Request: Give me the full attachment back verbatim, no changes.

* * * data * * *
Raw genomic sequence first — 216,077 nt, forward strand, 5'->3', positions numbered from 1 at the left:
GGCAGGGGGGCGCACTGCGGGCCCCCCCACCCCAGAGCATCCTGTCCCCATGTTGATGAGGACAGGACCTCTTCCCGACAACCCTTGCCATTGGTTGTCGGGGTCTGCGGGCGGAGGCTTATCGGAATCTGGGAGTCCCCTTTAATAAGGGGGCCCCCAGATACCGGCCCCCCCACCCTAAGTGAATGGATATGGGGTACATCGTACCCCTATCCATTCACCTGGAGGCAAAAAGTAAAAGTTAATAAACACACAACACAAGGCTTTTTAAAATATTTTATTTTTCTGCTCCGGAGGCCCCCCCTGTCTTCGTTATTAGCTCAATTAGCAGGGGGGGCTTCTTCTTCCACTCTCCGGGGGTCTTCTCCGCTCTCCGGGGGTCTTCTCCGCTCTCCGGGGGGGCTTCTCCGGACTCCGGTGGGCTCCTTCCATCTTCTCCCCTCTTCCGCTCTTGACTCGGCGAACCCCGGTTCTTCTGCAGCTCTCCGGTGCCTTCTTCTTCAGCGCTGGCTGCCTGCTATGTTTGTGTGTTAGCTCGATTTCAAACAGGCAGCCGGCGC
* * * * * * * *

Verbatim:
Raw genomic sequence first — 216,077 nt, forward strand, 5'->3', positions numbered from 1 at the left:
GGCAGGGGGGCGCACTGCGGGCCCCCCCACCCCAGAGCATCCTGTCCCCATGTTGATGAGGACAGGACCTCTTCCCGACAACCCTTGCCATTGGTTGTCGGGGTCTGCGGGCGGAGGCTTATCGGAATCTGGGAGTCCCCTTTAATAAGGGGGCCCCCAGATACCGGCCCCCCCACCCTAAGTGAATGGATATGGGGTACATCGTACCCCTATCCATTCACCTGGAGGCAAAAAGTAAAAGTTAATAAACACACAACACAAGGCTTTTTAAAATATTTTATTTTTCTGCTCCGGAGGCCCCCCCTGTCTTCGTTATTAGCTCAATTAGCAGGGGGGGCTTCTTCTTCCACTCTCCGGGGGTCTTCTCCGCTCTCCGGGGGTCTTCTCCGCTCTCCGGGGGGGCTTCTCCGGACTCCGGTGGGCTCCTTCCATCTTCTCCCCTCTTCCGCTCTTGACTCGGCGAACCCCGGTTCTTCTGCAGCTCTCCGGTGCCTTCTTCTTCAGCGCTGGCTGCCTGCTATGTTTGTGTGTTAGCTCGATTTCAAACAGGCAGCCGGCGC